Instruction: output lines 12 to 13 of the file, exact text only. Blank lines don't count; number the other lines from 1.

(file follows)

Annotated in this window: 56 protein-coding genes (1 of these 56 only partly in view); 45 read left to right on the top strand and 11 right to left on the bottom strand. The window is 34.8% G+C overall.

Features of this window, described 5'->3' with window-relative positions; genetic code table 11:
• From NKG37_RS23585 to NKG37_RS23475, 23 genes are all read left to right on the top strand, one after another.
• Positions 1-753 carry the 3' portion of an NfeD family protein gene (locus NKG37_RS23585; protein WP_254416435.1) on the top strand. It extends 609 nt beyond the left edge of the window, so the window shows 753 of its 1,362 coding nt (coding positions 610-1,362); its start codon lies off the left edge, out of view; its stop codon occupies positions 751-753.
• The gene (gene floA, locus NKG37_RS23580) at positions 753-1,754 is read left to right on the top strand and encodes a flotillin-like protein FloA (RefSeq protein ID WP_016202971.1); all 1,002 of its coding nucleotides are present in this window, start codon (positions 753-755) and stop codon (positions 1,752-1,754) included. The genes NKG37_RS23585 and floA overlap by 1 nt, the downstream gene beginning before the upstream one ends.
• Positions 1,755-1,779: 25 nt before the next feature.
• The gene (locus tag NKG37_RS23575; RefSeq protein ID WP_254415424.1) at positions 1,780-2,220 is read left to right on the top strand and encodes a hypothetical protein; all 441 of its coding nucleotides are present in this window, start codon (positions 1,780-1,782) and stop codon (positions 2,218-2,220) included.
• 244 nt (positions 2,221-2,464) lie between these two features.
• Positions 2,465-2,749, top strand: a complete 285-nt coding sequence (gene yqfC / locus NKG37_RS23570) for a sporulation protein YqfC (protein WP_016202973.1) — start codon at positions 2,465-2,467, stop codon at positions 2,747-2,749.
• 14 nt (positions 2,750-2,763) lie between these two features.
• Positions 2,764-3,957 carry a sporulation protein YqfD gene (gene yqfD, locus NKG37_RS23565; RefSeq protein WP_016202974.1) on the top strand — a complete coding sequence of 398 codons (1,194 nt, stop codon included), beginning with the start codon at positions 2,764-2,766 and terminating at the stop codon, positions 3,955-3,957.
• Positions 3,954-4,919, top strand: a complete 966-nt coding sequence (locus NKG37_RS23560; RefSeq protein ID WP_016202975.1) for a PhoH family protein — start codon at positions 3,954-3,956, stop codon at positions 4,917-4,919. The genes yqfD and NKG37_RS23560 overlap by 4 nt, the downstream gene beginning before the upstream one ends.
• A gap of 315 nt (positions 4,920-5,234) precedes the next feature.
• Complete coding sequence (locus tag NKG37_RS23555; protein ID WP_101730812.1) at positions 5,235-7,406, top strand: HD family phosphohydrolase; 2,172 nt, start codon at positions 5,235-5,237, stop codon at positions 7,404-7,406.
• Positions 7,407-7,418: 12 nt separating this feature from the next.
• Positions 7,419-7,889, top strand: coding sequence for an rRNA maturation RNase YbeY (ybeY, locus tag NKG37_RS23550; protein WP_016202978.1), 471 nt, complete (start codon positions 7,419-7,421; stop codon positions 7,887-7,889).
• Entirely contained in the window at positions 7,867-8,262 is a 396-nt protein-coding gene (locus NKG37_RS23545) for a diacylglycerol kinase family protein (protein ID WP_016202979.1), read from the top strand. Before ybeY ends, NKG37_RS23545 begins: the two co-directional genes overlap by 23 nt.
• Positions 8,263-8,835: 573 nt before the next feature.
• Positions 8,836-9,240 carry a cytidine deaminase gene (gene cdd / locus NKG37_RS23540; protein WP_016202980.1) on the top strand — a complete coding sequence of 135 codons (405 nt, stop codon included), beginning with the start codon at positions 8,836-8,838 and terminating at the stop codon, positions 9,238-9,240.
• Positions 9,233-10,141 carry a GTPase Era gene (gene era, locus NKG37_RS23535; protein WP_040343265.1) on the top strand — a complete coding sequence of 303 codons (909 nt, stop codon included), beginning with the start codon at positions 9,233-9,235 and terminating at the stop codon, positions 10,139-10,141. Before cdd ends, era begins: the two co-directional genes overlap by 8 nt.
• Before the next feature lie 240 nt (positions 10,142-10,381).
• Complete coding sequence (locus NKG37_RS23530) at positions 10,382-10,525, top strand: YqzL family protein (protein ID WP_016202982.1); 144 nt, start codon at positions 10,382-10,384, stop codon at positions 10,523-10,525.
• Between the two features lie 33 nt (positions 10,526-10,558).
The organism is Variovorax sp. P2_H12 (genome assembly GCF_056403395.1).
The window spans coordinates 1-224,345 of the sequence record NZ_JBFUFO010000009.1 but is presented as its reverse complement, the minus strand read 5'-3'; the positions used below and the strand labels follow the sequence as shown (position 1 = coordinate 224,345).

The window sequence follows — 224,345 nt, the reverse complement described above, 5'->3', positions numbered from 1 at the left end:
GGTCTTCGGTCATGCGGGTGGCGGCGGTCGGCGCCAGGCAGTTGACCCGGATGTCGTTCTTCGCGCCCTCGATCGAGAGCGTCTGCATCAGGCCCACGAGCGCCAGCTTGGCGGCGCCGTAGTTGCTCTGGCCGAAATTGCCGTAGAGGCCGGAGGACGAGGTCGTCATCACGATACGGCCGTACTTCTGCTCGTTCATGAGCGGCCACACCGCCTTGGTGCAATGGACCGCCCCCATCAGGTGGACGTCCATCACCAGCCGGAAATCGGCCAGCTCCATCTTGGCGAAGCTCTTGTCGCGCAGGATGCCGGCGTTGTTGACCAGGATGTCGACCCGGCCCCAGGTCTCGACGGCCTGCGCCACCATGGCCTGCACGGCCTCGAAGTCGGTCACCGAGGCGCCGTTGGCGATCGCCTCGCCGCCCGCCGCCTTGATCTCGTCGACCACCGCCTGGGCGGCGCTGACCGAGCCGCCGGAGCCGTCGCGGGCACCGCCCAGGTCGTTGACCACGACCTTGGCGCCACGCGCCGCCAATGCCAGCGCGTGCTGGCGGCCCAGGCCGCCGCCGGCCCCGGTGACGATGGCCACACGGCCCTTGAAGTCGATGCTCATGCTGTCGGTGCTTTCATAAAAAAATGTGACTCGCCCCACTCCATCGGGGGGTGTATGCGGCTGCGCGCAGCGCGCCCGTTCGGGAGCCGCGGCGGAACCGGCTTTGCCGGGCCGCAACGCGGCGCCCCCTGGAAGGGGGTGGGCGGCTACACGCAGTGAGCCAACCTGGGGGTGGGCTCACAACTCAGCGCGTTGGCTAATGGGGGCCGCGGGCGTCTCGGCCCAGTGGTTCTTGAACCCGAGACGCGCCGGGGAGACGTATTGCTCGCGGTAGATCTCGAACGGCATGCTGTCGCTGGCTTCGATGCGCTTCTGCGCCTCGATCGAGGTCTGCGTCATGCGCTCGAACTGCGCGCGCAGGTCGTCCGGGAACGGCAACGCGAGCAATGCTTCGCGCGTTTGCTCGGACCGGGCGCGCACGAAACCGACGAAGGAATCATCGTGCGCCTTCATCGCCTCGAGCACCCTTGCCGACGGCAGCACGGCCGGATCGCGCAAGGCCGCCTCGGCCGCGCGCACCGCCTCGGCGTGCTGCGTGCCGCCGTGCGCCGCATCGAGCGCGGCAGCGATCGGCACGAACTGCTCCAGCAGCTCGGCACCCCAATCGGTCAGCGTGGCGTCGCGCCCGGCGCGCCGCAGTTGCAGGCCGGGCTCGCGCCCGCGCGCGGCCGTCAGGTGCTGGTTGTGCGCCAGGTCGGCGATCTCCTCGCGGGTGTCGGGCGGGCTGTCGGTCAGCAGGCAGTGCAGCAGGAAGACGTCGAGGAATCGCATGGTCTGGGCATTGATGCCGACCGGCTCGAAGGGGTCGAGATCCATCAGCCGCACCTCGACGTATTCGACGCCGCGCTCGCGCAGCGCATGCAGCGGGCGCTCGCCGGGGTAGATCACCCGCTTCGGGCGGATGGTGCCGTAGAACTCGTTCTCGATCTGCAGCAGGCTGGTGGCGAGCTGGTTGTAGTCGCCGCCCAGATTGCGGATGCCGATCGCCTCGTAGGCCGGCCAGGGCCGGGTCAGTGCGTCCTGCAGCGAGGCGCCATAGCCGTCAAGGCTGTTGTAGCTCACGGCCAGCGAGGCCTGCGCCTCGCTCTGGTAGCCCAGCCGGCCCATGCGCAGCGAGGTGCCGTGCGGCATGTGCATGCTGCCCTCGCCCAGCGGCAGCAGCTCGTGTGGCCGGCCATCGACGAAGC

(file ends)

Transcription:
• Positions 3,954-4,919, top strand: a complete 966-nt coding sequence (locus NKG37_RS23560; RefSeq protein ID WP_016202975.1) for a PhoH family protein — start codon at positions 3,954-3,956, stop codon at positions 4,917-4,919. The genes yqfD and NKG37_RS23560 overlap by 4 nt, the downstream gene beginning before the upstream one ends.
• A gap of 315 nt (positions 4,920-5,234) precedes the next feature.